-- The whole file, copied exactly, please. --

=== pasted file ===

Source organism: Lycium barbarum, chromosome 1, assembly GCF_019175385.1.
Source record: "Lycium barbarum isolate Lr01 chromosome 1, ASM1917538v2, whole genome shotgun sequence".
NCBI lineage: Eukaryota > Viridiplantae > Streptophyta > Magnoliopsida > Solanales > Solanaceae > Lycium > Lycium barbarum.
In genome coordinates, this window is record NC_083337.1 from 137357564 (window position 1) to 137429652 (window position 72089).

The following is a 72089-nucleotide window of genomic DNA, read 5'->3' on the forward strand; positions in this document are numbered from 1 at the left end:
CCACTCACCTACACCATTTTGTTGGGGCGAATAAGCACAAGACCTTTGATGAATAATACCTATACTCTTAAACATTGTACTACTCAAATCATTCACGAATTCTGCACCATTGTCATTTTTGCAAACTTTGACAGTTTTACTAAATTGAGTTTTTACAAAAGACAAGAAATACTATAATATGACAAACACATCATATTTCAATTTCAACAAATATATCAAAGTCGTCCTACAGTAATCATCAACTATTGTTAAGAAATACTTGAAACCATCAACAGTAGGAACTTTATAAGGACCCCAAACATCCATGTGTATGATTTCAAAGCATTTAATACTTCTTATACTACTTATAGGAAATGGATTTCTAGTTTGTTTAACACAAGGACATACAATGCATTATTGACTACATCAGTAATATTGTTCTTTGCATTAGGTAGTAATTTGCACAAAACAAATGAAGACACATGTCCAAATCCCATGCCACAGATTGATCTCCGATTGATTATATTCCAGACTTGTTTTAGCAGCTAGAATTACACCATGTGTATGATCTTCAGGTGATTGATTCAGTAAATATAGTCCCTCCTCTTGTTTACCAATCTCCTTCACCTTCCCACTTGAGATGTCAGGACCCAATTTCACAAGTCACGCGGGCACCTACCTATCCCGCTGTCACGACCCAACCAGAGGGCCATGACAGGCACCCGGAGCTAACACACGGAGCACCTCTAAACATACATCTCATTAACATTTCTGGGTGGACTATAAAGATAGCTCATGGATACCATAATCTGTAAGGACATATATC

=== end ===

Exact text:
Source organism: Lycium barbarum, chromosome 1, assembly GCF_019175385.1.
Source record: "Lycium barbarum isolate Lr01 chromosome 1, ASM1917538v2, whole genome shotgun sequence".
NCBI lineage: Eukaryota > Viridiplantae > Streptophyta > Magnoliopsida > Solanales > Solanaceae > Lycium > Lycium barbarum.
In genome coordinates, this window is record NC_083337.1 from 137357564 (window position 1) to 137429652 (window position 72089).

The following is a 72089-nucleotide window of genomic DNA, read 5'->3' on the forward strand; positions in this document are numbered from 1 at the left end:
CCACTCACCTACACCATTTTGTTGGGGCGAATAAGCACAAGACCTTTGATGAATAATACCTATACTCTTAAACATTGTACTACTCAAATCATTCACGAATTCTGCACCATTGTCATTTTTGCAAACTTTGACAGTTTTACTAAATTGAGTTTTTACAAAAGACAAGAAATACTATAATATGACAAACACATCATATTTCAATTTCAACAAATATATCAAAGTCGTCCTACAGTAATCATCAACTATTGTTAAGAAATACTTGAAACCATCAACAGTAGGAACTTTATAAGGACCCCAAACATCCATGTGTATGATTTCAAAGCATTTAATACTTCTTATACTACTTATAGGAAATGGATTTCTAGTTTGTTTAACACAAGGACATACAATGCATTATTGACTACATCAGTAATATTGTTCTTTGCATTAGGTAGTAATTTGCACAAAACAAATGAAGACACATGTCCAAATCCCATGCCACAGATTGATCTCCGATTGATTATATTCCAGACTTGTTTTAGCAGCTAGAATTACACCATGTGTATGATCTTCAGGTGATTGATTCAGTAAATATAGTCCCTCCTCTTGTTTACCAATCTCCTTCACCTTCCCACTTGAGATGTCAGGACCCAATTTCACAAGTCACGCGGGCACCTACCTATCCCGCTGTCACGACCCAACCAGAGGGCCATGACAGGCACCCGGAGCTAACACACGGAGCACCTCTAAACATACATCTCATTAACATTTCTGGGTGGACTATAAAGATAGCTCATGGATACCATAATCTGTAAGGACATATATC